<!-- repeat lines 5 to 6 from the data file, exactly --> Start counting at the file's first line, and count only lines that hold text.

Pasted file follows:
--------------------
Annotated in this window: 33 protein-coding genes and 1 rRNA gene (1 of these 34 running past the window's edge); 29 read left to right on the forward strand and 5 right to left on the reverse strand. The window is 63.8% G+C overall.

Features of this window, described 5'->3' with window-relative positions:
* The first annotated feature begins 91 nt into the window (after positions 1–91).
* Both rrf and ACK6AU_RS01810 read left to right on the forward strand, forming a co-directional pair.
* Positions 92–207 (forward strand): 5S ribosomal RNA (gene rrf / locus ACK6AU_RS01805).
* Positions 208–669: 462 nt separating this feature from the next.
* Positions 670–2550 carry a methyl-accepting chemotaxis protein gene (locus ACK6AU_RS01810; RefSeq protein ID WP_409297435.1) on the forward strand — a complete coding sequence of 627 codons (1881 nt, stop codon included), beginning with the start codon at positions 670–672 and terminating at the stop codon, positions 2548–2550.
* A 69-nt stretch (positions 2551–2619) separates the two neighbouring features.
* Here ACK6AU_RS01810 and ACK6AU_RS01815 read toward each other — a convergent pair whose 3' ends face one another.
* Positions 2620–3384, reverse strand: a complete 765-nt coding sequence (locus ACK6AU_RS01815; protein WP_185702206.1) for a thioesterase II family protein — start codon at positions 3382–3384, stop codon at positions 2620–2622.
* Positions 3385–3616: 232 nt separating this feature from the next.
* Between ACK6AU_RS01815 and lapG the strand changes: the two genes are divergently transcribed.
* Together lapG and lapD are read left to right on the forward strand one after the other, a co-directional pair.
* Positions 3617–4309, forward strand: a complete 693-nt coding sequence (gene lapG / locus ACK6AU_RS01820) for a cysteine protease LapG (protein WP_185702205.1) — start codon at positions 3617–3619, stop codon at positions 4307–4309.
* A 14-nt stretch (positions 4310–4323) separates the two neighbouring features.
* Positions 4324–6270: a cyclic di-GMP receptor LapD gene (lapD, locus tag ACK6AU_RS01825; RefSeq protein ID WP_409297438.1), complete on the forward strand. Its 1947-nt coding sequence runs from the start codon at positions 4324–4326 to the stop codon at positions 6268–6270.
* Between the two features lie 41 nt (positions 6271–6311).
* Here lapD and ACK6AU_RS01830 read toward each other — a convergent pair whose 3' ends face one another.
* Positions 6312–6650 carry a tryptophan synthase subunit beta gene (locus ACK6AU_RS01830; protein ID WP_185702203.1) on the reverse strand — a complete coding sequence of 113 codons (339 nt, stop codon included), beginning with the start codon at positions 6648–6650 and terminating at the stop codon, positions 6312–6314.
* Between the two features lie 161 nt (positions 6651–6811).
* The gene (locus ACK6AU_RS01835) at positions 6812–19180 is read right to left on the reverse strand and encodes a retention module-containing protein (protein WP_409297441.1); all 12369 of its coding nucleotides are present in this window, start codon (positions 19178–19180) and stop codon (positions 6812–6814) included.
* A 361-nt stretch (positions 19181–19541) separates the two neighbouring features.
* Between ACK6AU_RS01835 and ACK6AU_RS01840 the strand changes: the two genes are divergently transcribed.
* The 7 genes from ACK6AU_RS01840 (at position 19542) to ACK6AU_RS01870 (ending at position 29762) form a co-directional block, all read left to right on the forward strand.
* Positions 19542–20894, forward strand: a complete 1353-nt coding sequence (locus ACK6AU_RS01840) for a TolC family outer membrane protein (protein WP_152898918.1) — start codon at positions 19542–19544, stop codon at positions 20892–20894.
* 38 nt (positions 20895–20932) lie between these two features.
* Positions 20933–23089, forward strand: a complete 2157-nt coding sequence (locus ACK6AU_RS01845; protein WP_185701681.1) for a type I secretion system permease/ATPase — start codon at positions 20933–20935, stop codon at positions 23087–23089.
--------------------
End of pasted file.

* Positions 92–207 (forward strand): 5S ribosomal RNA (gene rrf / locus ACK6AU_RS01805).
* Positions 208–669: 462 nt separating this feature from the next.